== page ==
It’s Memorial Day. That Federal holiday that marks the true beginning of summer across the U.S.: Camping, trips to the lake, cookouts, etc. The end of the school year, graduations, and a three-day weekend to enjoy it all. But while all those things are good reasons to celebrate, they aren’t the intent of Memorial Day.
Called Decoration Day until it’s official inception in 1967, Memorial Day sprang from the blood-soaked battlefields of the Civil War out of a desire to remember the sacrifice made by the 600,000 Americans who died during the War Between the States. By definition, Memorial Day is set apart as a day to commemorate military men and women who have died in service to our nation. By tradition, most people who choose to remember their dead this day don’t limit themselves to veterans.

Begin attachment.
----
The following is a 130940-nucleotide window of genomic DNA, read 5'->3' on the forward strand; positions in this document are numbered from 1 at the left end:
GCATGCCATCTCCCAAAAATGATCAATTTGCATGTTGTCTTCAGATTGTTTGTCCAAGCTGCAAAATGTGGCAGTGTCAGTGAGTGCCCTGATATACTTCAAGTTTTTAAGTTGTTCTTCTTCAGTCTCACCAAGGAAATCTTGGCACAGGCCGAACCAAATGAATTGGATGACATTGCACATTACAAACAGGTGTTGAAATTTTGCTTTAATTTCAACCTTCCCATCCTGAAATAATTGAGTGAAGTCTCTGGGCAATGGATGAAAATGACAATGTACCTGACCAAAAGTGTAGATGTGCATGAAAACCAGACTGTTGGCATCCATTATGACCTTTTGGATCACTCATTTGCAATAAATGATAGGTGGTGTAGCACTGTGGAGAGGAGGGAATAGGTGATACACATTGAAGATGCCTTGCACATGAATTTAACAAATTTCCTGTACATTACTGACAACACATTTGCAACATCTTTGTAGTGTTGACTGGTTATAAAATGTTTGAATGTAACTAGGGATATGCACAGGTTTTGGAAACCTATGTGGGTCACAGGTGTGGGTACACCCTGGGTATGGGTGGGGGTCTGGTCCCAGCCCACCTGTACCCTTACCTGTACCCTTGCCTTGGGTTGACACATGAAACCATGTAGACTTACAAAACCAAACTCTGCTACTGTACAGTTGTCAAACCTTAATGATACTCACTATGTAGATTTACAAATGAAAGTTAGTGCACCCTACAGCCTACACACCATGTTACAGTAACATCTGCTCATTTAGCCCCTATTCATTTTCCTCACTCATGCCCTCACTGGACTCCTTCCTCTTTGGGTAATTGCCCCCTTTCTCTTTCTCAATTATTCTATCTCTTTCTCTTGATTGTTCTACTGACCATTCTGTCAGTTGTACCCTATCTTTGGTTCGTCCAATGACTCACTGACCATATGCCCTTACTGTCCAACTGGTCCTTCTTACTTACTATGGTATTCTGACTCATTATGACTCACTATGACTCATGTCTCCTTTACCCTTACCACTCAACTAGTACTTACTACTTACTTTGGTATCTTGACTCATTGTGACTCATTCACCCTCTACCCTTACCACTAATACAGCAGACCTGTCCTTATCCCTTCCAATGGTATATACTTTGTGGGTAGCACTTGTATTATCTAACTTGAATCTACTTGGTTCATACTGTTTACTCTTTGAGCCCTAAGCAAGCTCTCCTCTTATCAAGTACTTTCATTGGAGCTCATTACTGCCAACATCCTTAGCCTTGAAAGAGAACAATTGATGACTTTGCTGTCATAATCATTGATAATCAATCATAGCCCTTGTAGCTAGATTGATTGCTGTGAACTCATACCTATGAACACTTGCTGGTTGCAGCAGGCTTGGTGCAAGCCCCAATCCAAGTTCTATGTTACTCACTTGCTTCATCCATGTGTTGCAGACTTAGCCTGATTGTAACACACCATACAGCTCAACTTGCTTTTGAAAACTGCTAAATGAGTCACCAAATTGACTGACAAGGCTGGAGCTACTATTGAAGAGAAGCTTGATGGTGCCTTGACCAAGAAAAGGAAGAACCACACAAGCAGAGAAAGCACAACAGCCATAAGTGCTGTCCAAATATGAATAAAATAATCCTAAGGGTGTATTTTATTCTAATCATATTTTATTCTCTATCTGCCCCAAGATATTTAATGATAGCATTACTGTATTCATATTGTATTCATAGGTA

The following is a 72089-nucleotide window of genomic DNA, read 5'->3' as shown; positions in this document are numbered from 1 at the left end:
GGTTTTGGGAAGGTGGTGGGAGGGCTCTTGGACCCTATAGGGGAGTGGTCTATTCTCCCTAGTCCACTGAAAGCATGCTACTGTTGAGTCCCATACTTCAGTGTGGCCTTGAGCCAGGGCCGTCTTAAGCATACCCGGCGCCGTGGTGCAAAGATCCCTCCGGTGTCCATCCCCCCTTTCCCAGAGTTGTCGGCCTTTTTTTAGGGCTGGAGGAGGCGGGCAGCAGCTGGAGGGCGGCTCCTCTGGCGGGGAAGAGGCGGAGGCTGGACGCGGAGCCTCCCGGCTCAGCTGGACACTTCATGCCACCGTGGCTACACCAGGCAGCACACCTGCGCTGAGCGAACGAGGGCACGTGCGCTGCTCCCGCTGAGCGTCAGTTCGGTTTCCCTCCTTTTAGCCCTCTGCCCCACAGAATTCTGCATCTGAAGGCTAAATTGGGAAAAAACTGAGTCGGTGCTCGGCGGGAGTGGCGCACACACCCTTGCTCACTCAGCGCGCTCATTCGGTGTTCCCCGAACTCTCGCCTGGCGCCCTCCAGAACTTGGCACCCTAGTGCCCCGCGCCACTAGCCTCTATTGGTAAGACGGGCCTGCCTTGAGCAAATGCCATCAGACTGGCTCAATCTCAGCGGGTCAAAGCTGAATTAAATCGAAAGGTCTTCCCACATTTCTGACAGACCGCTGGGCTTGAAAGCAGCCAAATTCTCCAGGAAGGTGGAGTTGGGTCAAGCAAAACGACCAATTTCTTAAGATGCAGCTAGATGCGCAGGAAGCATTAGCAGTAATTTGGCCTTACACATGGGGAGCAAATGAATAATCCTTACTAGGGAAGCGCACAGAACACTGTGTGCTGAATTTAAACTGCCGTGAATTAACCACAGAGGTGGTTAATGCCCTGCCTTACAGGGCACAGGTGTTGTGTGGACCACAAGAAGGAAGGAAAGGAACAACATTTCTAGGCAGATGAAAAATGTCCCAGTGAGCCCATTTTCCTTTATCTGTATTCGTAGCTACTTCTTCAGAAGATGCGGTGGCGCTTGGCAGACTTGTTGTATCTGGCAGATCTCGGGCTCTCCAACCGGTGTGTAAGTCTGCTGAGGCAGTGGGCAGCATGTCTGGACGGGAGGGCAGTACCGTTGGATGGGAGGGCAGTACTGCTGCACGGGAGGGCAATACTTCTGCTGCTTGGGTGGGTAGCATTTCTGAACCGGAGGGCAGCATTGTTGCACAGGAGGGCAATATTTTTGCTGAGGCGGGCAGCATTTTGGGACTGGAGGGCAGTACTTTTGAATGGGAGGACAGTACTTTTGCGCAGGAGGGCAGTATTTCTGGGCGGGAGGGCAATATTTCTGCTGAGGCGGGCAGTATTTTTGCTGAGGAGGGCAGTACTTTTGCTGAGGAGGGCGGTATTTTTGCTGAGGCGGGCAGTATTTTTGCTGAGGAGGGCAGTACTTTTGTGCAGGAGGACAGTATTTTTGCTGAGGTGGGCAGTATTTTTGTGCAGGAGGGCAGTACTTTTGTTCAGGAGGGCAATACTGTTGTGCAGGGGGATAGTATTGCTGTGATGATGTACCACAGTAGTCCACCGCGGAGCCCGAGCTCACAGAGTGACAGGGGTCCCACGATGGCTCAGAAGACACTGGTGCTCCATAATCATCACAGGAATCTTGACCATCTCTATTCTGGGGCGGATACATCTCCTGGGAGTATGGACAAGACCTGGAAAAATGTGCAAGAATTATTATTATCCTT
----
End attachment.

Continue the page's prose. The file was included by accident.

So it wouldn’t hurt us to remember one more individual who willingly sacrificed his life for us, right? I read the following quote this week, although I’ve been unable to locate its source:
Freedom is not free and sacrifice is meaningless without remembrance.
That statement is not just true in a national military sense, it’s true in a spiritual sense.
The new testament believer is encouraged to remember one specific individual, one specific observance.
The Lord Jesus, on the night he was betrayed, took bread, 24 and when he had given thanks, he broke it and said, “This is my body, which is for you; do this in remembrance of me.” 25 In the same way, after supper he took the cup, saying, “This cup is the new covenant in my blood; do this, whenever you drink it, in remembrance of me.” 26 For whenever you eat this bread and drink this cup, you proclaim the Lord’s death until he comes.
1 Cor 11:23-26 (from New International Version)
So this Memorial Day, either before or after you lay those wreaths on the graves of fallen soldiers, take up the bread and the wine of communion, and remember what Jesus did for you on that cross. It’s nothing but GOOD NEWS.